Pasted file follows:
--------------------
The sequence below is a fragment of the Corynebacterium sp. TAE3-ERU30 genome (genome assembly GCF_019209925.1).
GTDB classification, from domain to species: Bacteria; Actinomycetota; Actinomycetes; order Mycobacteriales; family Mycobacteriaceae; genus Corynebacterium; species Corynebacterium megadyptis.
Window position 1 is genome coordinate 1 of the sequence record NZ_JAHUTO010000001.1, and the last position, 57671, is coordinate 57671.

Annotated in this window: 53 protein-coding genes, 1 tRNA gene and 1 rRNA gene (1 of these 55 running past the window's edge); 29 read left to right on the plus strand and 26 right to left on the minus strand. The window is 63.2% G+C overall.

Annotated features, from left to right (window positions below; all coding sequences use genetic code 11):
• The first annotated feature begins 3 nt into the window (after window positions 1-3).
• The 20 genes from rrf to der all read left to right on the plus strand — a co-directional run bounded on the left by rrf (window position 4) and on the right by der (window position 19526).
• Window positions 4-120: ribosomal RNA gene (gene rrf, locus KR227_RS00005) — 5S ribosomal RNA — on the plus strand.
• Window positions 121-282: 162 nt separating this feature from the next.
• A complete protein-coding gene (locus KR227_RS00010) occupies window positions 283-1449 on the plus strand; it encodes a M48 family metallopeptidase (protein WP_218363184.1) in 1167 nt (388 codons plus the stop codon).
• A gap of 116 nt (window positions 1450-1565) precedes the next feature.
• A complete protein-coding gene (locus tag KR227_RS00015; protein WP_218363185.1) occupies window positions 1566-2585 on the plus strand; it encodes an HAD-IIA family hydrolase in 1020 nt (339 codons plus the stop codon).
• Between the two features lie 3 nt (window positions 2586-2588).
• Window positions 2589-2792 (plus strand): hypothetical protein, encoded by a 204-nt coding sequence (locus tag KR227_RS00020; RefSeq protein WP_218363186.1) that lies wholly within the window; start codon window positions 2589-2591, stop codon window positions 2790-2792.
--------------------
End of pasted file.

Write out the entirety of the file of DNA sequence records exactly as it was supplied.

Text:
The sequence below is a fragment of the Corynebacterium sp. TAE3-ERU30 genome (genome assembly GCF_019209925.1).
GTDB classification, from domain to species: Bacteria; Actinomycetota; Actinomycetes; order Mycobacteriales; family Mycobacteriaceae; genus Corynebacterium; species Corynebacterium megadyptis.
Window position 1 is genome coordinate 1 of the sequence record NZ_JAHUTO010000001.1, and the last position, 57671, is coordinate 57671.

Annotated in this window: 53 protein-coding genes, 1 tRNA gene and 1 rRNA gene (1 of these 55 running past the window's edge); 29 read left to right on the plus strand and 26 right to left on the minus strand. The window is 63.2% G+C overall.

Annotated features, from left to right (window positions below; all coding sequences use genetic code 11):
• The first annotated feature begins 3 nt into the window (after window positions 1-3).
• The 20 genes from rrf to der all read left to right on the plus strand — a co-directional run bounded on the left by rrf (window position 4) and on the right by der (window position 19526).
• Window positions 4-120: ribosomal RNA gene (gene rrf, locus KR227_RS00005) — 5S ribosomal RNA — on the plus strand.
• Window positions 121-282: 162 nt separating this feature from the next.
• A complete protein-coding gene (locus KR227_RS00010) occupies window positions 283-1449 on the plus strand; it encodes a M48 family metallopeptidase (protein WP_218363184.1) in 1167 nt (388 codons plus the stop codon).
• A gap of 116 nt (window positions 1450-1565) precedes the next feature.
• A complete protein-coding gene (locus tag KR227_RS00015; protein WP_218363185.1) occupies window positions 1566-2585 on the plus strand; it encodes an HAD-IIA family hydrolase in 1020 nt (339 codons plus the stop codon).
• Between the two features lie 3 nt (window positions 2586-2588).
• Window positions 2589-2792 (plus strand): hypothetical protein, encoded by a 204-nt coding sequence (locus tag KR227_RS00020; RefSeq protein WP_218363186.1) that lies wholly within the window; start codon window positions 2589-2591, stop codon window positions 2790-2792.